Wednesday, August 8, 2012

Irish Terrier

  This breed was used as a messenger and sentinel during World War I.  This breed is one of the oldest terrier breeds.  This breed- is spirited and good-tempered, and great as a hunting, guarding, or companion dog.  Loyal and affectionate, this is the Irish Terrier, a breed that boasts a gorgeous red coat.  Every single Irish Terrier has this beautiful characteristic.  A longer body and longer legs make it even a better sight to see.  Irish Terriers sport long heads and dark brown eyes.  The AKC breed standard describes them to be Full of life, fire and intelligence, showing an intense expression.  These kind of traits make for a graceful and bold-looking dog that means business.

  The Irish Terrier is probably the oldest of all the terriers to be native to Ireland.  However, records of this breed are scarce and therefore, the fact that it is the oldest terrier from Ireland isn't easy to prove.  Small-to-medium-sized terrier-like dogs were invaluable to Irish farmers, thus they were common out in the countryside.  In the late 19th century, this was the first Irish Terrier breed recognized by the English Kennel Club.  Before the 1880's, the color of the breed hadn't been settled.  Some were red, but not all of them.  Efforts were made to breed out colors like black, tan, and brindle.  By the 20th century, all Irish Terriers were red.  During the century before they had docked ears, which is a certain sign that shows they were  used for fighting.  Wow!

  The Irish Terrier actually has practically no health problems and isn't prone to many diseases.  Exercising the breed isn't as easy as keeping it healthy.  Being bred for active work, the Irish Terrier requires a lot of  exercise.  Make sure you have a secure leash, as the breed can be quarrelsome with other dogs.  For this reason, Irish Terriers don't do well with other pets.  The breed is also difficult to housebreak.  Irish Terriers like to dig, chase things, and explore.  It is wise to have a secure yard the dog can't escape from.  Early socialization is recommended.  The Irish Terrier doesn't shed a whole lot, but it needs dead hair to be removed with a fine-toothed comb and a stiff bristle brush.  Bathe the dog only when it's necessary.  It makes for a good companion dog as well as a hunter and/or guarding dog.  This is a dog that's loyal to its master and it goes well with children if raised with them.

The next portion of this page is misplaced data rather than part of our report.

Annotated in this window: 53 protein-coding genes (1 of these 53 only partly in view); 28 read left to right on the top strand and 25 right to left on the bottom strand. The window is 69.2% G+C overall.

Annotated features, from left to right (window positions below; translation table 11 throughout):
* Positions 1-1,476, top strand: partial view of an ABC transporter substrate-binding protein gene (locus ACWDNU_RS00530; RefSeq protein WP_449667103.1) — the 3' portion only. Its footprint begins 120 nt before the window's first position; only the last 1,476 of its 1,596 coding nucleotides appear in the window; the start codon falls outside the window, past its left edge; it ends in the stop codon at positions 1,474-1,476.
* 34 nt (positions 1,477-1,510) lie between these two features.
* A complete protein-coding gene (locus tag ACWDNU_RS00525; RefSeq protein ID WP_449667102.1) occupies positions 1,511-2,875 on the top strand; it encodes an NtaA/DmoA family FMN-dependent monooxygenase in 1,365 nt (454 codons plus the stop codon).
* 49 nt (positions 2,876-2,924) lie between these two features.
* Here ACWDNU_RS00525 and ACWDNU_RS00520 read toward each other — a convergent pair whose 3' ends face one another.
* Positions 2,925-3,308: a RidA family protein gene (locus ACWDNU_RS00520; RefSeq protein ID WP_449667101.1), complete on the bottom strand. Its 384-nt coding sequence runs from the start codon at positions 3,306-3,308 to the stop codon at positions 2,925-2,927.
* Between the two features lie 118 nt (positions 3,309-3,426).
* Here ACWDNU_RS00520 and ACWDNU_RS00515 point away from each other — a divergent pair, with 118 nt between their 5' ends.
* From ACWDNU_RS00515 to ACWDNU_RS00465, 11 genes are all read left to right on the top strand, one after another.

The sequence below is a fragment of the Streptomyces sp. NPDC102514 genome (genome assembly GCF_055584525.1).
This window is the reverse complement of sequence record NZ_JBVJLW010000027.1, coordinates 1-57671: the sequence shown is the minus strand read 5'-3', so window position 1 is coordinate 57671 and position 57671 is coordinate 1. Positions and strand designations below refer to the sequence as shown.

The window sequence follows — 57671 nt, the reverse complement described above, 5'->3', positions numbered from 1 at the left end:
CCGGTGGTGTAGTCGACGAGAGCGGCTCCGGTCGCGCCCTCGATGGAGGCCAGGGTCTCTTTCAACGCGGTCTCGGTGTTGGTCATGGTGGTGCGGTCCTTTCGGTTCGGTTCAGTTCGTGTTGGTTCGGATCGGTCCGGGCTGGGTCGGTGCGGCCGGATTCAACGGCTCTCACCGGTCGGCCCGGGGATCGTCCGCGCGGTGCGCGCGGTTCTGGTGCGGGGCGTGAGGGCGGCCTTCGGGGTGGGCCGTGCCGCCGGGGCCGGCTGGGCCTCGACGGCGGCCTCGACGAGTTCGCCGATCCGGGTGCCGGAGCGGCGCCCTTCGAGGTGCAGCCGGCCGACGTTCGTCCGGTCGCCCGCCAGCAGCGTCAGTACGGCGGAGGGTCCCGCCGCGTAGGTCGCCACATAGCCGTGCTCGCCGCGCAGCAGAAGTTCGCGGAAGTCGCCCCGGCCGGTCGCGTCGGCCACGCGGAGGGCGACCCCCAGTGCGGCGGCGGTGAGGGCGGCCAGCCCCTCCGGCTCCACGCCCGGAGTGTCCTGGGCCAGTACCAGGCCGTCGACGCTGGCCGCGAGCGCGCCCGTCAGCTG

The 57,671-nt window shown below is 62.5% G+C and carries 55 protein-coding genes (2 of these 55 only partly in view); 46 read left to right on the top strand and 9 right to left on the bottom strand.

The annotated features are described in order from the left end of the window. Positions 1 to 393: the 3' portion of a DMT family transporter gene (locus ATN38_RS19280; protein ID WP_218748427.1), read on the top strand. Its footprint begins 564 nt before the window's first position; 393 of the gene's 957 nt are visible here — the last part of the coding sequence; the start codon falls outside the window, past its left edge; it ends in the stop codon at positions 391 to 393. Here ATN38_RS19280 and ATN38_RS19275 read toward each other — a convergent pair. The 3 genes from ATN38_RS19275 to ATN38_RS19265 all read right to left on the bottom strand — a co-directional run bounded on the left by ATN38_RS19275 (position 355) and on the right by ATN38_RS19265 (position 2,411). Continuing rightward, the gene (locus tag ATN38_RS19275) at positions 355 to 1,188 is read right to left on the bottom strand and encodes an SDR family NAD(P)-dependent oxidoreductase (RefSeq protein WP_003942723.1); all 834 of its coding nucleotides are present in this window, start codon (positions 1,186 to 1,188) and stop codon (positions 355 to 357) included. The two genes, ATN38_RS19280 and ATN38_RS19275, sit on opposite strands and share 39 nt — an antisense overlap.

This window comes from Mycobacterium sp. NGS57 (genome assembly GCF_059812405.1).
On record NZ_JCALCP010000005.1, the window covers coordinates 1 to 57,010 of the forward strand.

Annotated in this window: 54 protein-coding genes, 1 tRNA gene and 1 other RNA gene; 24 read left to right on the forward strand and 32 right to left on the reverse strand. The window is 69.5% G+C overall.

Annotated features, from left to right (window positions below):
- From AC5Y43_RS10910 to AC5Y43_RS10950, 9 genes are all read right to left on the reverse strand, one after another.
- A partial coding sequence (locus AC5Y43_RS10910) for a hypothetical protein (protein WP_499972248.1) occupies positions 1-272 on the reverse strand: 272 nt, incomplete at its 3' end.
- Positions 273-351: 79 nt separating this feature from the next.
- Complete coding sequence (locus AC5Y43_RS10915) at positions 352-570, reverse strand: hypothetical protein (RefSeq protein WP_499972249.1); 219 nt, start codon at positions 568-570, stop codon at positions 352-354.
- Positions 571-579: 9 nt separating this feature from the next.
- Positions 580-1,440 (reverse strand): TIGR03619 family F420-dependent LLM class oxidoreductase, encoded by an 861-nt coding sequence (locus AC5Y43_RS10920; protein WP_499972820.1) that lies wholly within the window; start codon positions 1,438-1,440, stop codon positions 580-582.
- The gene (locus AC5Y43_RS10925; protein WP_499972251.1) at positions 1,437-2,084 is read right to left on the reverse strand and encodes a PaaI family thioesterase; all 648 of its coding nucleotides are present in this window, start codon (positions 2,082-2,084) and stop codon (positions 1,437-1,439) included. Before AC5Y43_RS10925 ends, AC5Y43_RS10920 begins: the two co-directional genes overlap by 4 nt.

To recap, the Irish Terrier requires exercise and makes a great family dog.  It is healthy, so you'll have years of fun with this dog.  It is also difficult to housebreak, but given energy and effort, it could be worth it.  It has a graceful appearance and can be the best pet for somebody who only plans on having one pet, as they breed is feisty around other pets.  See if you've got what it takes to be the rightful owner of what could be your next friend, an Irish Terrier!

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